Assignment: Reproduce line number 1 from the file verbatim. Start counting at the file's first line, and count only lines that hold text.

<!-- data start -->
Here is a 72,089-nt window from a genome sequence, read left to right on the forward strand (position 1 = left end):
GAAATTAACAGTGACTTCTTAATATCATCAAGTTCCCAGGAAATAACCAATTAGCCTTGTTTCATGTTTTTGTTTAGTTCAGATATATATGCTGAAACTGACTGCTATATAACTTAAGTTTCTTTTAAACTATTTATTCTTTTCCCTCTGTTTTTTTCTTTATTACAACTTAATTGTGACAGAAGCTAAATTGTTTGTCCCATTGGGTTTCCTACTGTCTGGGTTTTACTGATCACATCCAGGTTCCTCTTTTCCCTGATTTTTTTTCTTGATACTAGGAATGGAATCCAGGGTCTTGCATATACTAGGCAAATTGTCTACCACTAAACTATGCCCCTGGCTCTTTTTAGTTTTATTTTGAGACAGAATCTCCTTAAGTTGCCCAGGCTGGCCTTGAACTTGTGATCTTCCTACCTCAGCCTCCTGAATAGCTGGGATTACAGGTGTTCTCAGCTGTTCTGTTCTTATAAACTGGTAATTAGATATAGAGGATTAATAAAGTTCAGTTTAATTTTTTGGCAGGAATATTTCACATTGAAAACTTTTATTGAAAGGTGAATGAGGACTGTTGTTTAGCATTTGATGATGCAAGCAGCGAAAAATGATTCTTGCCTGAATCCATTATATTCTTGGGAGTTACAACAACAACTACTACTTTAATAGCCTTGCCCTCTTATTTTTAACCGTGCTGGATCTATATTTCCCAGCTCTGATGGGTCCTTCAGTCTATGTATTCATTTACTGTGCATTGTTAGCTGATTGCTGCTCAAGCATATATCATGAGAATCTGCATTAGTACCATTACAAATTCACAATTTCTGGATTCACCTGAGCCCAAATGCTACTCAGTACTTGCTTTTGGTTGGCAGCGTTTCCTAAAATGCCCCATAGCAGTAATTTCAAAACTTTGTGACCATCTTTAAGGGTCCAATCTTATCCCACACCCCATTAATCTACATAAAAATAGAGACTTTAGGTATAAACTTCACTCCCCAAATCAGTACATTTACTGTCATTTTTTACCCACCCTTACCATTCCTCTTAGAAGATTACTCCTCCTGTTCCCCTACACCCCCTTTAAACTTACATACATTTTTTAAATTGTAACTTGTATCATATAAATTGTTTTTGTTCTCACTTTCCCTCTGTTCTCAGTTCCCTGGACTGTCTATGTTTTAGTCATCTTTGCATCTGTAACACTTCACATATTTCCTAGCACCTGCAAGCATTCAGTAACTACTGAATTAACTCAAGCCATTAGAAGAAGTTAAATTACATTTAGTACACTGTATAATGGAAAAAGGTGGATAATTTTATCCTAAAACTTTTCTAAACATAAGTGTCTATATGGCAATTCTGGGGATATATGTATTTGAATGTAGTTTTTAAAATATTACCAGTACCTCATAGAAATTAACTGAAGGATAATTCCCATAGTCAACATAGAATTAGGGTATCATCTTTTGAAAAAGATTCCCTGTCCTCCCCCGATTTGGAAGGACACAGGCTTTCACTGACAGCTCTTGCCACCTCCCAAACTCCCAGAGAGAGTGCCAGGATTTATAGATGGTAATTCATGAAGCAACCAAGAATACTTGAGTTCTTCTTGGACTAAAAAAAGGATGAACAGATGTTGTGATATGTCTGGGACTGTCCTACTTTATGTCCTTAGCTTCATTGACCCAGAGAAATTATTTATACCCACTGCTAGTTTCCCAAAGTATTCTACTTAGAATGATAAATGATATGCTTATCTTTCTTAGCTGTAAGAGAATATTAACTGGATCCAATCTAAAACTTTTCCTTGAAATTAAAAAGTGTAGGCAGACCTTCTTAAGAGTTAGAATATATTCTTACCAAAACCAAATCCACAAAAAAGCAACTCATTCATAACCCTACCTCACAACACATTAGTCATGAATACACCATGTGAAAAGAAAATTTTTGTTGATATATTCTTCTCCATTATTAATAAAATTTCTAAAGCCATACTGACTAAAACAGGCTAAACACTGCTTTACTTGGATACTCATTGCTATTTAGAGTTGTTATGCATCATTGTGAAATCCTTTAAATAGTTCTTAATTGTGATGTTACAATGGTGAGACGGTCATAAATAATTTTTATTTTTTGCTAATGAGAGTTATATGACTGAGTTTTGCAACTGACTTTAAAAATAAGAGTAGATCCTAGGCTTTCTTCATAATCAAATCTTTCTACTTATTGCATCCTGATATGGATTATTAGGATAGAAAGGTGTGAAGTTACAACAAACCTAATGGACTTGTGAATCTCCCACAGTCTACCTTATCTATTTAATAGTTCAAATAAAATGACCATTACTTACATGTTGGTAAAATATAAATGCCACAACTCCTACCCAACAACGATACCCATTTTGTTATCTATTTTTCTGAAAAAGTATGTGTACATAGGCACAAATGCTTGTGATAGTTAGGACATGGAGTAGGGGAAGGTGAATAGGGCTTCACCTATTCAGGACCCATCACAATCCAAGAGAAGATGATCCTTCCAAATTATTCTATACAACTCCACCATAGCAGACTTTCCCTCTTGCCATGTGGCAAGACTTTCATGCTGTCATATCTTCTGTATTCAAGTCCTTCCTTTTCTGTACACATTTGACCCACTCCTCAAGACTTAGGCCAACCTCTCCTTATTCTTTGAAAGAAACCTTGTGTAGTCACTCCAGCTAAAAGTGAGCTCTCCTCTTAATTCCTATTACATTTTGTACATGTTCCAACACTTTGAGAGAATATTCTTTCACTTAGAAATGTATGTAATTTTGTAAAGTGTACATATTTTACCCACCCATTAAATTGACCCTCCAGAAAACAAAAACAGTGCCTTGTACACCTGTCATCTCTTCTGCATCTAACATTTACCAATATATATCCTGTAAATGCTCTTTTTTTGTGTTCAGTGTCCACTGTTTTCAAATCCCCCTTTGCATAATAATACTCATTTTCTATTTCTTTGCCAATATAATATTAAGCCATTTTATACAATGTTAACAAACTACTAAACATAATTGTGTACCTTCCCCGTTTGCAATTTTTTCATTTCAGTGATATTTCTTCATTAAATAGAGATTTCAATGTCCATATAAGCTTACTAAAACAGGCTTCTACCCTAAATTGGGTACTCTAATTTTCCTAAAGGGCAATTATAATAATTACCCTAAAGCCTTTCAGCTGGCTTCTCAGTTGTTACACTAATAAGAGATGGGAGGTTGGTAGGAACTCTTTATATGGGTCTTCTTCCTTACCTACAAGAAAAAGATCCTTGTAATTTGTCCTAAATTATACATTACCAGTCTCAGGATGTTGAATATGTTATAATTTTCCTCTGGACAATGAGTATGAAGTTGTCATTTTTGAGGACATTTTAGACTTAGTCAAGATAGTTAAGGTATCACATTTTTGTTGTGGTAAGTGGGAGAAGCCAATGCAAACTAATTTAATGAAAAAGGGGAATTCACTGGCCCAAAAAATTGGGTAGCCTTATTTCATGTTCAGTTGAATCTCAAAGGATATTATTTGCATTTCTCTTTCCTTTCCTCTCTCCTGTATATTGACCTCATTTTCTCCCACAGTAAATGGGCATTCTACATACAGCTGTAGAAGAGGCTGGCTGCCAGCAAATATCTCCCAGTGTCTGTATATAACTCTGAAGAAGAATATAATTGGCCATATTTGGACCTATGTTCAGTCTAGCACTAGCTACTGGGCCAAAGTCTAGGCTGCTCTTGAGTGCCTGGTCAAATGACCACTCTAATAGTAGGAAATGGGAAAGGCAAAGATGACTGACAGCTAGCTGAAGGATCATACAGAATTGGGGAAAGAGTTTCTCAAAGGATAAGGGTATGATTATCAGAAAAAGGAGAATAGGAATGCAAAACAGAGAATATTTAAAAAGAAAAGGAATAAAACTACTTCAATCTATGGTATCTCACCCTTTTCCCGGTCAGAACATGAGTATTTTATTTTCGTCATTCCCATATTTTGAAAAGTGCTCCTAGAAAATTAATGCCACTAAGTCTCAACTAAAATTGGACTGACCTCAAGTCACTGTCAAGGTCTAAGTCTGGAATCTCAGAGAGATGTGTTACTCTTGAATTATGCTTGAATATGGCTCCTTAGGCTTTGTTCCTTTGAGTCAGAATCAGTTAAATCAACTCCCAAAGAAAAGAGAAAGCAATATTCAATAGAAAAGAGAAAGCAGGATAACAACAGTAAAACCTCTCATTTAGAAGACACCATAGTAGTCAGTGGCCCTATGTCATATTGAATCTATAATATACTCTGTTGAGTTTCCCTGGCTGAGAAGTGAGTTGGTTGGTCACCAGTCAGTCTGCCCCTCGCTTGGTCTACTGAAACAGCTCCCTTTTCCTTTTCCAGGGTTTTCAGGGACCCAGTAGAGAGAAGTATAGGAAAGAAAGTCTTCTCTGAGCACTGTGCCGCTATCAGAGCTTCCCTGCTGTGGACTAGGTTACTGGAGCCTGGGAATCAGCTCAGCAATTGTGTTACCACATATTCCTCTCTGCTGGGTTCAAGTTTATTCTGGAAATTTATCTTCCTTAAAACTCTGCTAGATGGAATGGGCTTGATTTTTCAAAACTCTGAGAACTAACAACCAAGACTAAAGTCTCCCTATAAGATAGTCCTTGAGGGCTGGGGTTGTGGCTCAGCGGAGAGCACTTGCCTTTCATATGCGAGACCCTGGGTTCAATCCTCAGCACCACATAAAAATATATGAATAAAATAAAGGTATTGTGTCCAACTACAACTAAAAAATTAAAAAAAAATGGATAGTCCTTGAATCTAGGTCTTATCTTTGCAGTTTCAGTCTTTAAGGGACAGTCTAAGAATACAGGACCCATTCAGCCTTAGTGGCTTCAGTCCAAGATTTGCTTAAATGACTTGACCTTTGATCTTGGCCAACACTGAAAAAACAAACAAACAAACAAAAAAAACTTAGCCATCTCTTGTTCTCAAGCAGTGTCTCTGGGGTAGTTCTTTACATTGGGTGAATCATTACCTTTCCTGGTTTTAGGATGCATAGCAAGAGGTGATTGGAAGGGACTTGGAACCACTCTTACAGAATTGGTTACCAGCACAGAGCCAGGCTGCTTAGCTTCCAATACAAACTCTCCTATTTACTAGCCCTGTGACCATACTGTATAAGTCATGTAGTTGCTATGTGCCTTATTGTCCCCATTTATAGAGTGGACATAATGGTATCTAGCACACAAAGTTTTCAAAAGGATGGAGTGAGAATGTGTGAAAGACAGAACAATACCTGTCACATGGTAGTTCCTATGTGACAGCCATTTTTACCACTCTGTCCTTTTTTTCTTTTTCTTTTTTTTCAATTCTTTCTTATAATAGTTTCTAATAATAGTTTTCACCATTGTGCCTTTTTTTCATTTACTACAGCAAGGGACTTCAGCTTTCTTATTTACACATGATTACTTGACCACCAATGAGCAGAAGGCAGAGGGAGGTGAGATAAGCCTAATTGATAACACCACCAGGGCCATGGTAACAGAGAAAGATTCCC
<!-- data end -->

Here is a 72,089-nt window from a genome sequence, read left to right on the forward strand (position 1 = left end):